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What are the characteristics of polyurethane catalyst foaming applications?
Edit:Nantong Yutai Chemical Products Co., Ltd.   UpDate:2019-10-11

Polyurethane foams have a variable polymer structure to meet a wide range of applications. This structural difference is caused not only by the difference between the isocyanate used as the starting material and the polyol, but also by the different reactions carried out by these raw materials. These reactions are strongly influenced by the type and amount of catalyst used. The reaction of the isocyanate with the polyol is referred to as a gelation reaction, ultimately resulting in a carbamate. The reaction of isocyanate with water (called a foaming reaction) ultimately produces dolphins. When the carbamate is further reacted with isocyanate at night, crosslinking may occur, and methyl formate and crater may be produced separately. Isocyanates self-condense into trimers in several different ways.

The choice of polyurethane catalyst affects the reactivity of the overall foaming system and the selectivity of some of the individual reactions described above. The reactivity of the foaming system is indicated by the activation time of the system, the curing process, the demolding or curing time. The selectivity of the reaction varies with the choice of catalyst, affecting the equilibrium of the reactions occurring, the type and sequence of polymer chains formed, and the fluidity of the foaming system, thereby affecting the final foam processing and physical properties. The most commonly used catalysts for polyurethane foaming are tertiary amines, quaternary amines, amine salts and metal nucleic acid salts (usually SnII, SnIV or K+). A tertiary amine is used to promote gelation. Foaming and crosslinking reactions. Limb salts and heat-sensitive amines, such as diazobicycloundecane, are used to provide a blocking effect. Metal salts strongly influence the gelation reaction.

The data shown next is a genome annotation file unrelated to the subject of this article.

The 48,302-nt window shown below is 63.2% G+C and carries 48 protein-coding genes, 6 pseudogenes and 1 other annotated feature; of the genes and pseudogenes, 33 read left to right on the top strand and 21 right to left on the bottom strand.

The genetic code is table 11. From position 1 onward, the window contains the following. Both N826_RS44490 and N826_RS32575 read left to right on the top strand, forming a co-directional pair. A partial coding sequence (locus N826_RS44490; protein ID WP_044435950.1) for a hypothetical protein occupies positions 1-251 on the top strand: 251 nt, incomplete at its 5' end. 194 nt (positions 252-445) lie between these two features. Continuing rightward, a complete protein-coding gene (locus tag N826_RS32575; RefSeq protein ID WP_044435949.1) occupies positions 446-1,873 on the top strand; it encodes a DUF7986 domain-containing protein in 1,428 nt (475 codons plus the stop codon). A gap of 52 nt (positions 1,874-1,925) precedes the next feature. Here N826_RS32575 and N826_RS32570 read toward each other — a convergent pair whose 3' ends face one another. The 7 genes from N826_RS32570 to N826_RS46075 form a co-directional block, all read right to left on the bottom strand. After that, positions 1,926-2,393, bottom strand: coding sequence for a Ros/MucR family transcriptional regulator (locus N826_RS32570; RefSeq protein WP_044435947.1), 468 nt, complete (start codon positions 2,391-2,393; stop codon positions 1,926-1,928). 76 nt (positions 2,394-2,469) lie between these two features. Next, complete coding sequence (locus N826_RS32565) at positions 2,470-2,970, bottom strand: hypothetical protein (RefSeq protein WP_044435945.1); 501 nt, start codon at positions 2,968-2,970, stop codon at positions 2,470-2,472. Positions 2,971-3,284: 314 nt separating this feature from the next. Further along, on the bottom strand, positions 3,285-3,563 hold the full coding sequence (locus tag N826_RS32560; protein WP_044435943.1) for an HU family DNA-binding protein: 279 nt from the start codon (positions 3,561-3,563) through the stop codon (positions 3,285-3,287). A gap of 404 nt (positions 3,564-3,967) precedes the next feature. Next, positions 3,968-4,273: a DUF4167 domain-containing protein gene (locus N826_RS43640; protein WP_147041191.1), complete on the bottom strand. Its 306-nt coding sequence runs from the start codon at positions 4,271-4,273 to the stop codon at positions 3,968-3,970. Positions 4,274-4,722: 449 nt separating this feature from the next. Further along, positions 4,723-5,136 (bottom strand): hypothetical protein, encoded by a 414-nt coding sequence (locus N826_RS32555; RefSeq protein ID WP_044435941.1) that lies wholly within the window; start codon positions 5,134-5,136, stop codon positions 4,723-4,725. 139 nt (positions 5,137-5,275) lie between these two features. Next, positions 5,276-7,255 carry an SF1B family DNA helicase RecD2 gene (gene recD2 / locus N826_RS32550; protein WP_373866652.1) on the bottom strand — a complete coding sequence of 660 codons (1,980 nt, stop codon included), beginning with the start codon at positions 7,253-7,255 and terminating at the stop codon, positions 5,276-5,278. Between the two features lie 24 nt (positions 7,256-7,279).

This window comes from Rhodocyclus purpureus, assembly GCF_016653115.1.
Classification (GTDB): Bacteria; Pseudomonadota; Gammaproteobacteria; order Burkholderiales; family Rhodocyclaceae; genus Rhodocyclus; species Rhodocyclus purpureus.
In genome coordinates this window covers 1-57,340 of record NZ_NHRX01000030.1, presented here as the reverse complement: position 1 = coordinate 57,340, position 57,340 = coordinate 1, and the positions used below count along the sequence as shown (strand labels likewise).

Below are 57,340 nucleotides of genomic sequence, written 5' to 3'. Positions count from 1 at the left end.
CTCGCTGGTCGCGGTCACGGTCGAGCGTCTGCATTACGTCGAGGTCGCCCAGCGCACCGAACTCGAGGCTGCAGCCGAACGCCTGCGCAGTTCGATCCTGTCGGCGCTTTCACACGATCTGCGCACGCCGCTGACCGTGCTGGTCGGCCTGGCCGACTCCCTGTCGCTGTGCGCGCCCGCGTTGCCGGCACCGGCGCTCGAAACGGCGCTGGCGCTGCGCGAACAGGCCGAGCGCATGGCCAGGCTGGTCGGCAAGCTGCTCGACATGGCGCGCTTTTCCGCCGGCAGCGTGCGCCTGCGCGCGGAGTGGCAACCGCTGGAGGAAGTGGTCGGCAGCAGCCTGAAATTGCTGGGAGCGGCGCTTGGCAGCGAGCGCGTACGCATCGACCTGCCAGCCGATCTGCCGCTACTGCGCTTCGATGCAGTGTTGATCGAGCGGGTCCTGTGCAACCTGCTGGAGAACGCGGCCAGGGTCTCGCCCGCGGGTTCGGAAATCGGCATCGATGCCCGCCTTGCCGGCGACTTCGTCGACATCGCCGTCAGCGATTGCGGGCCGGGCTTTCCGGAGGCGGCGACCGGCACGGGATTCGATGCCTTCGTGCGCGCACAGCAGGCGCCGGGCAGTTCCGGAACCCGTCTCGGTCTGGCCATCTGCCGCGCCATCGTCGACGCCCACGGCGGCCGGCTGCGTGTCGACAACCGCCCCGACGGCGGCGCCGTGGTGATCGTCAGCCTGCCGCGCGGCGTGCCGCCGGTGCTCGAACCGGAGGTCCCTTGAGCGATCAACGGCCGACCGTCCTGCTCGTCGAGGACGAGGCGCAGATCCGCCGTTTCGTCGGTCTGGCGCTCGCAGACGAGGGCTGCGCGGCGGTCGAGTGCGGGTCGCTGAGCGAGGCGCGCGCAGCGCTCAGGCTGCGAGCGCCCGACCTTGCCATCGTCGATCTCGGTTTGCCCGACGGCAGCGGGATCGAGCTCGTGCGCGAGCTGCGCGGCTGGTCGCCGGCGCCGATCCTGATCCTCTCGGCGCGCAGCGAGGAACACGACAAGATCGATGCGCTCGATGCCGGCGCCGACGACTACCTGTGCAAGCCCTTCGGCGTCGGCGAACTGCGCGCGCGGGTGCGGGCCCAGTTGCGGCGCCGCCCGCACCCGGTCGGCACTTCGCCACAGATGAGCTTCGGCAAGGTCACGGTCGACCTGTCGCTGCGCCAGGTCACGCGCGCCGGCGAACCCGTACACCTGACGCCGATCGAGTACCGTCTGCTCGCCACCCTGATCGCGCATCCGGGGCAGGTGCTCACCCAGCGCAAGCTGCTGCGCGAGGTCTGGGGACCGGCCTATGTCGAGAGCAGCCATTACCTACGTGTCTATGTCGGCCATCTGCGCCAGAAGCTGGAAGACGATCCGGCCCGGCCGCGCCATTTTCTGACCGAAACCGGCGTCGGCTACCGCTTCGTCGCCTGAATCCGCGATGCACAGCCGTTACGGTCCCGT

The stannous compound (SnII) is low in cost but easily hydrolyzed and unstable. Its typical use is to be able to meter separate streams of applications, such as soft blocks. The tin compound (SnIV) is not easily hydrolyzed and can be incorporated into systems such as soft molded and rigid foams. For example, specific classes of compounds such as quaternary amines, potassium nucleic acids, tris(dimethylaminomethyl)phenol and 2,4,6-tris[3-(dimethylamino)-n-propyl]hexahydrotriethyl Alkyl ammonium and the like. Trimerization is highly selective. Flexible Block Foam Flexible Block Polyether polyol based foam is a typical tertiary amine catalyzed reaction product used with organotin catalysts. The colloidal catalyst may be a dilution of a pure compound such as triethylenediamine and bis(dimethylaminoethyl)ether, or a mixture of optimized properties. A typical tin catalyst for soft block foaming is pure or diluted stannous octoate. Diluted products (including amines and tins) are designed to address issues such as raw material handling, metering accuracy and pumping viscosity limits. The use of high quality blends in specialized foaming equipment can improve the processing, expand the range of formulations, and produce small differences in the physical properties of the foam.